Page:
Pull out your halibut, plate with beans and couscous. Enjoy with a chardonnay, or maybe even a chianti!

Oh, and you should check out! Someone other than my mother thinks I've got something interesting to say!

Sunday, January 10, 2010

Tamales, Vato!

If you're from Texas, you know that tamales are considered one of the important food groups, right behind Bar-B-Que. For those of you that aren't from Texas, tamales are traditional south-american fare, often made with beans or pork. They are wrapped in corn husks and steamed. Unlike former President Ford, it is not recommended that you eat the husk.

The holidays, especially, find all the Gringos out searching for their dozen or so Christmas tamales from the most authentic tamaleria (tamale store) they can find. Or if they're lucky, from the person you know that makes them at home. Home-made tamales are made during a tamalada, or tamale-making party.

Although I myself am a Gringo, I also live in Texas, so tamales are muy importante to my diet. This year, I decided to make my own tamales. So far, I've made three batches. I don't see how people can make money selling a dozen tamales for $10, but they are a lot of fun, and you get a certain satisfaction from rolling your own.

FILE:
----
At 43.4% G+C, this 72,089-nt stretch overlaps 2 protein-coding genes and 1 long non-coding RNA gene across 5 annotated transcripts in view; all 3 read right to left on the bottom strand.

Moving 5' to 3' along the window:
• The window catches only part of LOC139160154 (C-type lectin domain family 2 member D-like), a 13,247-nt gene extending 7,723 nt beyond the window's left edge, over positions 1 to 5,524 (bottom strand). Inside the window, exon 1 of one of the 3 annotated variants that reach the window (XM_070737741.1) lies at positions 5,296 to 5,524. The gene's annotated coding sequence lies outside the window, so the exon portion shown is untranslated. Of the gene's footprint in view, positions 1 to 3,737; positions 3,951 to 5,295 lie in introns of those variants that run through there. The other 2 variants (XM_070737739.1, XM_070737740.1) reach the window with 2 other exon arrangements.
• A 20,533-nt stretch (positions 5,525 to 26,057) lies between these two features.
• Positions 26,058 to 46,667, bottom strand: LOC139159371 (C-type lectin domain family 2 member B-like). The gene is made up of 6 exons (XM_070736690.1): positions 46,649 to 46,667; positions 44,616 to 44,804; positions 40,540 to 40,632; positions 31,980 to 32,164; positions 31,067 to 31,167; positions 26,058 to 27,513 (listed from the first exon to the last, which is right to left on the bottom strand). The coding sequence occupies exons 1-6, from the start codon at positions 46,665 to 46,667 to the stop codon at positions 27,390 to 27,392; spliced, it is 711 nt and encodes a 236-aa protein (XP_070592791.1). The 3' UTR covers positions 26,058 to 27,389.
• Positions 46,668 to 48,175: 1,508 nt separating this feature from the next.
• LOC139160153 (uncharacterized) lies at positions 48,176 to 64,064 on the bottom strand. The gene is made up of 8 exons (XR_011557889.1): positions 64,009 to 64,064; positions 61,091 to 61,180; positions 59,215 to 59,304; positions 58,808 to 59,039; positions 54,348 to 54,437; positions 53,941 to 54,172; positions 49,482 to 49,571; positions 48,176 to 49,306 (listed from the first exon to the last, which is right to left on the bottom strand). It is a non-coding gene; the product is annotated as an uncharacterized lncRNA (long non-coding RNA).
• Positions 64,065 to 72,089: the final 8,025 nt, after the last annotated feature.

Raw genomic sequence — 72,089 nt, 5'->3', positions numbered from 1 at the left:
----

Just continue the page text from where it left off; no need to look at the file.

What You Need

Something in which to steam the tamales (e.g., something that lets you put water on the bottom and the tamales on some surface above the water). A tamale pot (a tamalera) can hold hundreds of tamales, while a lobster pot can hold about 45 tamales.
Corn husks

4 cups masa harina (it is different from corn meal, so make certain your masa has been treated with lime)
5 cups lukewarm water
1 cup manteca (that's lard)
2 tsp baking powder
1 tsp salt


Queso Quesedilla
Jalapenos or minced chipotles

Rice (lightly seasoned with sugar and cinnamon)

Chicken (prepared with 2 tsp cumin and a can of Ro-Tel)

What To Do with It

Soak the corn husks in warm water beginning about 1 hour before you're ready to start spreading masa.

Start your fillings. If you're doing the chicken, add a couple of chicken breasts to the Ro-Tel and cumin, add enough water to cover the chicken, boil, then simmer rapidly until about 95% of the liquid has evaporated and the chicken shreds with a fork.

For the rice, make some white rice (about 2 servings). Add a few sprinkles of cinnamon, 1/3 cup of raisins and 2 tsp sugar.